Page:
Sramana Mitra: I’m asking a very specific question. Maybe I should ask you a broader question. Is this still a services company or is this a product company now?
Chuck Bloomquist: We are a services company. Products that we sell are developed by a variety of different organizations – Symantec, RSA, and Cisco. They have these tools. What we do is we build processes and people around these products so that organizations can see how data is moving and control how the data moves through the organization.
Sramana Mitra: How big a company are you today?
Chuck Bloomquist: We are a $35 million company with about 100 employees. >>>
During today’s roundtable, we celebrated the launch of my book, Billion Dollar Unicorns, with Roman Stanek, CEO and Founder of GoodData. Roman is a serial entrepreneur, and discussed his thoughts about customer validation, go-to-market strategies, and the future of big data / business intelligence technologies in great depth.
As for the pitches, first up, Srikanth Jallapuram from Cupertino, California, pitched Envelop, a retailing marketing app that still needs significant customer input. My hunch: there are flaws in Srikanth’s assumptions, but as always, I encouraged him not to take my input, but validate the assumptions with customers.
Sramana Mitra: What kind of customer validation did you do at that point?
Steven Boye: I would say we didn’t really do any customer validation that early on. But we had a lot of background in office applications and helping people with Word and Excel. It was basically office automation or mobile enablement of people with their regular office documents. We were pushing the boundaries for what was possible with the technology back then.
Sramana Mitra: I see. Essentially, the funding that you were able to raise was based on your domain knowledge in office applications. It was not based on any customer validation.
Steven Boye: It was not based on customer validation. It was basically based on the prototype and the ideas we had. We had a product that we could show where you could install an application on your home computer. You can use your browser in your Nokia phone. You can have an >>>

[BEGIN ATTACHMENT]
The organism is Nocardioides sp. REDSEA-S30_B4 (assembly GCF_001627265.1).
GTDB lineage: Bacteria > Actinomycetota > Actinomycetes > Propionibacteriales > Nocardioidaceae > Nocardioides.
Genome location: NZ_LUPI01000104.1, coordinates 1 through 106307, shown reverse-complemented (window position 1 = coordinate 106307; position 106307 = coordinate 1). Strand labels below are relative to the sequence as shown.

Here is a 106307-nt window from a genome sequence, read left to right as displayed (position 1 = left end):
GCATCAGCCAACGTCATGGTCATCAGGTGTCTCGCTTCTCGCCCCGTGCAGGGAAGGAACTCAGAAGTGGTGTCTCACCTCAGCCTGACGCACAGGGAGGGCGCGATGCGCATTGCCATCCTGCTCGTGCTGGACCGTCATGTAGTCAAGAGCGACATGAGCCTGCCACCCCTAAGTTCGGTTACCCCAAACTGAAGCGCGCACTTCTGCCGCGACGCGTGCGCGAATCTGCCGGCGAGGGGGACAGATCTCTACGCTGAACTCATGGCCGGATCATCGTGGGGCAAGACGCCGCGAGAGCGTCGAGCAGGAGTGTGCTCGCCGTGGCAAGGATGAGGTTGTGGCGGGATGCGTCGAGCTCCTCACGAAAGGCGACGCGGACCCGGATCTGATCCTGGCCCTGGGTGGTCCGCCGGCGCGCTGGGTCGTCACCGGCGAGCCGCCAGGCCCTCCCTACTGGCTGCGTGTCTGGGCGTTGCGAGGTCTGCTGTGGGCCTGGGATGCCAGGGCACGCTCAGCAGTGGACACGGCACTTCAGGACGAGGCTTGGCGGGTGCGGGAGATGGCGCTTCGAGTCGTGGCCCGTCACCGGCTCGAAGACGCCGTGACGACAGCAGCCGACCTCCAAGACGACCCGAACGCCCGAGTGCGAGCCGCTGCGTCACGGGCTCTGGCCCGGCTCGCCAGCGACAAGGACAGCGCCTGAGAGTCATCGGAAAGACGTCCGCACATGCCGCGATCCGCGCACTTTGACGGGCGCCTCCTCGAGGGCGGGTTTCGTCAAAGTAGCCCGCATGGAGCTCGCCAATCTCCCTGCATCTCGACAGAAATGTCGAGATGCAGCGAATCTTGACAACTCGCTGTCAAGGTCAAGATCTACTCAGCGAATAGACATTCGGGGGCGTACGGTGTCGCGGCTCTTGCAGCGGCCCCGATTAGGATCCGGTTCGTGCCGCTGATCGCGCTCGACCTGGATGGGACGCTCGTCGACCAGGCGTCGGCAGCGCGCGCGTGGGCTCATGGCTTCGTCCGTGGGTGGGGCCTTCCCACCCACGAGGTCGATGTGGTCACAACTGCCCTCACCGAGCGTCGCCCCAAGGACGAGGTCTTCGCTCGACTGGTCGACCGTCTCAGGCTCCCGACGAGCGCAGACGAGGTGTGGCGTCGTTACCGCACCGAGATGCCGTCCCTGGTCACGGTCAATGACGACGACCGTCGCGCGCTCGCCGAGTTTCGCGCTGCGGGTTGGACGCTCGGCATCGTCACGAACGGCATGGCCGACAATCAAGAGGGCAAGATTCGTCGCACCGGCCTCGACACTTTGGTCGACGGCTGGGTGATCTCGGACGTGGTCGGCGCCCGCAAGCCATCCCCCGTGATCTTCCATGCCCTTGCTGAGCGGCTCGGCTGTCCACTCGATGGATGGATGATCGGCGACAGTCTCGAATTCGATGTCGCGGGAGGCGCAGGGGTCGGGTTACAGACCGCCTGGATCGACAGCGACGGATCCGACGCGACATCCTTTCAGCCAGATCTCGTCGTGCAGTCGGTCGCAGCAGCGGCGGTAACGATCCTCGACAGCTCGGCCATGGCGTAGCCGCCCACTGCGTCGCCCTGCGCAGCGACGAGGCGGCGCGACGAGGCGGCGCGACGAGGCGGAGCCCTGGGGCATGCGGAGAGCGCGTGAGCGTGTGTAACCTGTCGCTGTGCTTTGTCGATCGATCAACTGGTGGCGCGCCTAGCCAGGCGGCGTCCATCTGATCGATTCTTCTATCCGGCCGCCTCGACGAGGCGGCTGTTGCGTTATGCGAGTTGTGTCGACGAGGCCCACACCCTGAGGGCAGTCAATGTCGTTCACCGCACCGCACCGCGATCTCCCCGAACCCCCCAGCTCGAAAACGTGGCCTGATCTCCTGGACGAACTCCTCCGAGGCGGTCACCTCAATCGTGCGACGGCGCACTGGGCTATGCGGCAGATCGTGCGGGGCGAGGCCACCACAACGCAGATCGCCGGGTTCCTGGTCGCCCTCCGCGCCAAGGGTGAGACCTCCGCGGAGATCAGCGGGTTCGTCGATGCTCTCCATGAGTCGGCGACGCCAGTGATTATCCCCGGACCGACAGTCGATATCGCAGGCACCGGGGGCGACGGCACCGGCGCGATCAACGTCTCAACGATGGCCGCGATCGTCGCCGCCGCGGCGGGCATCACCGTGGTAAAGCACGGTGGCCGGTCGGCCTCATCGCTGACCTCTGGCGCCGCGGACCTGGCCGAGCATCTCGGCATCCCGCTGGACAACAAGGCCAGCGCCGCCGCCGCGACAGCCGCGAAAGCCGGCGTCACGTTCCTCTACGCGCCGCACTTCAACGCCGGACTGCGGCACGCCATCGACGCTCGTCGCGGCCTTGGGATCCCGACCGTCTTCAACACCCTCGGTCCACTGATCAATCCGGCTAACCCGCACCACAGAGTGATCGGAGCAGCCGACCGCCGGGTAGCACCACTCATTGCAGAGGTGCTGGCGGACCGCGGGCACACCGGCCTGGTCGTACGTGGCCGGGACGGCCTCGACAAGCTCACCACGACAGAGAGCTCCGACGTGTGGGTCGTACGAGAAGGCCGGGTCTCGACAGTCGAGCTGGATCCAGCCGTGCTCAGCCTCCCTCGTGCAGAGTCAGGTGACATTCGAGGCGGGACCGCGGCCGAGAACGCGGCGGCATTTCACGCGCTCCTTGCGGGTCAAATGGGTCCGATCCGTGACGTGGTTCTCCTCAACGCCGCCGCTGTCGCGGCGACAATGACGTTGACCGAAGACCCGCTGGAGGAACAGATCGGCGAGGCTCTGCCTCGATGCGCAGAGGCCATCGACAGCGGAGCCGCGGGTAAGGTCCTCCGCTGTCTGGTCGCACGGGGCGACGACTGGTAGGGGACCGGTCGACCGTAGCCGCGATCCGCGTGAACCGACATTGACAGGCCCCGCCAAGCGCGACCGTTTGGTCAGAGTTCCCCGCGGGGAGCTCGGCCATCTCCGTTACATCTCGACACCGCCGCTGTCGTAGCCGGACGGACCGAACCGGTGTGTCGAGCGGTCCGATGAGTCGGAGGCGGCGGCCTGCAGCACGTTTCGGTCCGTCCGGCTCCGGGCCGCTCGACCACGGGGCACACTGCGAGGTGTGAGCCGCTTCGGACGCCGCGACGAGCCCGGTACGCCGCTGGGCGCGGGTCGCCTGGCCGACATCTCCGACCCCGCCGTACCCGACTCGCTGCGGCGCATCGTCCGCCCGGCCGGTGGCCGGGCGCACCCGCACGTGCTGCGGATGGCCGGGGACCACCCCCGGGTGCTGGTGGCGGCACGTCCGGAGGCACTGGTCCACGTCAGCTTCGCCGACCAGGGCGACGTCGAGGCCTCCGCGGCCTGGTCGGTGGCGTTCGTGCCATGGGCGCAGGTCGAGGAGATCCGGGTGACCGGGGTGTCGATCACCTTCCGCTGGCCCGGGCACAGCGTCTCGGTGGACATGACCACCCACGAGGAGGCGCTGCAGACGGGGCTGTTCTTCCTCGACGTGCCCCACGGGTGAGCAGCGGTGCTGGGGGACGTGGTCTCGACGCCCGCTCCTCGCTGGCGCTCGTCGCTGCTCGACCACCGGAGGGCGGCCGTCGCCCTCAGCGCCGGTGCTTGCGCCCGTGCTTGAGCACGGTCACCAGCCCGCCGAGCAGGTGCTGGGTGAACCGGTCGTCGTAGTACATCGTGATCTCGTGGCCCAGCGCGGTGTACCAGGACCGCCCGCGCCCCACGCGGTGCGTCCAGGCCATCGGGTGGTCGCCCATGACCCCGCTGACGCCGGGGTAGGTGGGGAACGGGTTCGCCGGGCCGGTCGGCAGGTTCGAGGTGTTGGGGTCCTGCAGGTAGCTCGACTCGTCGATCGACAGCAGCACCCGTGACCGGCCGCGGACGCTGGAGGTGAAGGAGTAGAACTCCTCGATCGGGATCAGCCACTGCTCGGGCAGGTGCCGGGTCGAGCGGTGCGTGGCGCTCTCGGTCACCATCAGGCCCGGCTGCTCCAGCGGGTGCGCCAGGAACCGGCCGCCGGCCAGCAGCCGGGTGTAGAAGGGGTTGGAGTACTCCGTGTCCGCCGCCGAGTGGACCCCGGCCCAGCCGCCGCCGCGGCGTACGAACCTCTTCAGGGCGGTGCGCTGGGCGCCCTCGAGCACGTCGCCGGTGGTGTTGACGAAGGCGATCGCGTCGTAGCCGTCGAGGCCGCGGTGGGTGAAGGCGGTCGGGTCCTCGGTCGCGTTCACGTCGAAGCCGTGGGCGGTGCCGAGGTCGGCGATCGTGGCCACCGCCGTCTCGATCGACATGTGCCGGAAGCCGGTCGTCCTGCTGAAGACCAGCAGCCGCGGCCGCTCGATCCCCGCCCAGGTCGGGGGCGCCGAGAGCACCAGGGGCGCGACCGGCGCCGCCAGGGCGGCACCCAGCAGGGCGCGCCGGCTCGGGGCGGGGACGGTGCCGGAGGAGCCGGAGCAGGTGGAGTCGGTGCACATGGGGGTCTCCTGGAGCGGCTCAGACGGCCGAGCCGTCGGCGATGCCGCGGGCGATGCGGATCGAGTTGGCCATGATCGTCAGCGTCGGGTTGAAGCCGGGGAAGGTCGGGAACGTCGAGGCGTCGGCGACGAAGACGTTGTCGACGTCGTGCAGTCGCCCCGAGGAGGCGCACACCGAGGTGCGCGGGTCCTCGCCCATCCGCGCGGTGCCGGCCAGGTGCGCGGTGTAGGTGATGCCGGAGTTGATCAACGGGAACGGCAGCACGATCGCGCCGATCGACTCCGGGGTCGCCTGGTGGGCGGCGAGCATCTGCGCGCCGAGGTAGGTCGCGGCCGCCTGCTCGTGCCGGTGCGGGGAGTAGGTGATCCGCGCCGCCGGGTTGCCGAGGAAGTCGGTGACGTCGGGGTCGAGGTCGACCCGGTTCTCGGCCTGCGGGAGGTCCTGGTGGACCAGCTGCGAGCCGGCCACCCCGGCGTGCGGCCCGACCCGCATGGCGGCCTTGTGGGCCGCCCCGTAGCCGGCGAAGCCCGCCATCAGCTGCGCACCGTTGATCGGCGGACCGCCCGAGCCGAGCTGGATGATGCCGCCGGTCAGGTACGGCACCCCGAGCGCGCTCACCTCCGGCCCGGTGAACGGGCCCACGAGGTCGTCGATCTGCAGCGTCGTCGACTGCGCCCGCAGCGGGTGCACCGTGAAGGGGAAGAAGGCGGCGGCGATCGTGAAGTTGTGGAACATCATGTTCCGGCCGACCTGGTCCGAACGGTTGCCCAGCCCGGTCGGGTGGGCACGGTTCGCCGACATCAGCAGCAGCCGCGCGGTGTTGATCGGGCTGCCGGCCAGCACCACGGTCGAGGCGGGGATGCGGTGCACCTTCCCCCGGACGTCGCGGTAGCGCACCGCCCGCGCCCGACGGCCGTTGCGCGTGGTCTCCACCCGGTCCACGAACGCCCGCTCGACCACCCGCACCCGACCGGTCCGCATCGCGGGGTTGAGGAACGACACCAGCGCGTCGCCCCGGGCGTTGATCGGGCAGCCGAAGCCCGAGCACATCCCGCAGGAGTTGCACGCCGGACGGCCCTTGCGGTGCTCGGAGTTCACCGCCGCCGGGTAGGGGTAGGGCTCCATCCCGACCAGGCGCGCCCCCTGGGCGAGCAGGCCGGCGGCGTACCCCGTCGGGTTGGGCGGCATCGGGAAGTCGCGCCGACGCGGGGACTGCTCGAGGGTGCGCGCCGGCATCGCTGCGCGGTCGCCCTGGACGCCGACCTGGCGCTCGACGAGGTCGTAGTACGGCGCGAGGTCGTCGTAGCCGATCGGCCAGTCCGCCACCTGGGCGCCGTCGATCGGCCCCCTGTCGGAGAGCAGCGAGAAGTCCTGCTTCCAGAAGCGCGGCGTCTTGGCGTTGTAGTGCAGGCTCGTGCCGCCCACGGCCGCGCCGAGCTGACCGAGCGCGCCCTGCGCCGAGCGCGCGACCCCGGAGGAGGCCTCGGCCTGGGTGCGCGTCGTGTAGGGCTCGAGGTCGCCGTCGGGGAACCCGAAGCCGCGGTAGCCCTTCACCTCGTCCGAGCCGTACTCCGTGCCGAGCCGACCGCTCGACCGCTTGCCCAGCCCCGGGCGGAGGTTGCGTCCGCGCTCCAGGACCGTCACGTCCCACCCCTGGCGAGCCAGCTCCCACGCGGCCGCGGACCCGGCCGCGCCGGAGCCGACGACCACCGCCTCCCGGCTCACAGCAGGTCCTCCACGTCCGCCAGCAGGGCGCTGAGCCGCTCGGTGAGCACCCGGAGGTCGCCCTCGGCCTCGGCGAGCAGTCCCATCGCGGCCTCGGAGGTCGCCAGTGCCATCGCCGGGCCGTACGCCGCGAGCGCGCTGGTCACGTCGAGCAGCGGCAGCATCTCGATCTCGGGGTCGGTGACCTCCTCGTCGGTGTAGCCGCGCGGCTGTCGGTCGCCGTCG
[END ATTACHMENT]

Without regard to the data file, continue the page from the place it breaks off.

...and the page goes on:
Sramana Mitra: Hilton was paying US Airways every time they were accessing a data set and you were getting a share of that revenue. Was that your business model?
Charles Mi: We get paid and share it with US Airways. Just like a consumer who’s purchasing from Amazon, you have to pay Amazon. Amazon then gives the money to the merchant.
Sramana Mitra: So the transaction completes on your side and you do the collection.
Charles Mi: Yes. >>>
Today’s 256th FREE online 1M/1M roundtable for entrepreneurs is starting NOW, on Thursday, April 23, at 8:00 a.m. PST/11:00 a.m. EST/8:30 p.m. India IST. Click here to join.
Today’s 256th FREE online 1M/1M roundtable for entrepreneurs is starting in 30 minutes, on Thursday, April 23, at 8:00 a.m. PST/11:00 a.m. EST/8:30 p.m. India IST. Click here to join. All are welcome!
Yahoo’s (Nasdaq: YHOO) Marissa Mayer just can’t seem to figure out an operational turnaround. Earlier this week, Yahoo reported their first quarter results for the year and they continued to disappoint the market. Some may argue that since Mayer took over the reins, Yahoo’s stock has nearly tripled. But the growth in the stock is really attributed to their high performing investments in Asia. Yahoo owns 24% stake in Alibaba and 35% stake in Yahoo Japan.
Sramana Mitra: In that process, was there any other kind of segmentation? Were there any particular styles of CIOs or IT organizations that were resonating with you? Maybe a vertical or any kind and size of business?
Chuck Bloomquist: Absolutely. There were certain verticals that were more responsive than others. The first one that we found were the banking and finance. They were the early adopters of this type of technology. Rapidly, we saw the medical space start to pick this up as well. It transitioned into the insurance. Now, there are a lot of manufacturers whether it’s in the medical space or parts manufacturing. They are rapidly advancing into content analytics and the idea of protecting critical assets.
Sramana Mitra: How much were you able to gather in terms of these service contracts to get the ball rolling? >>>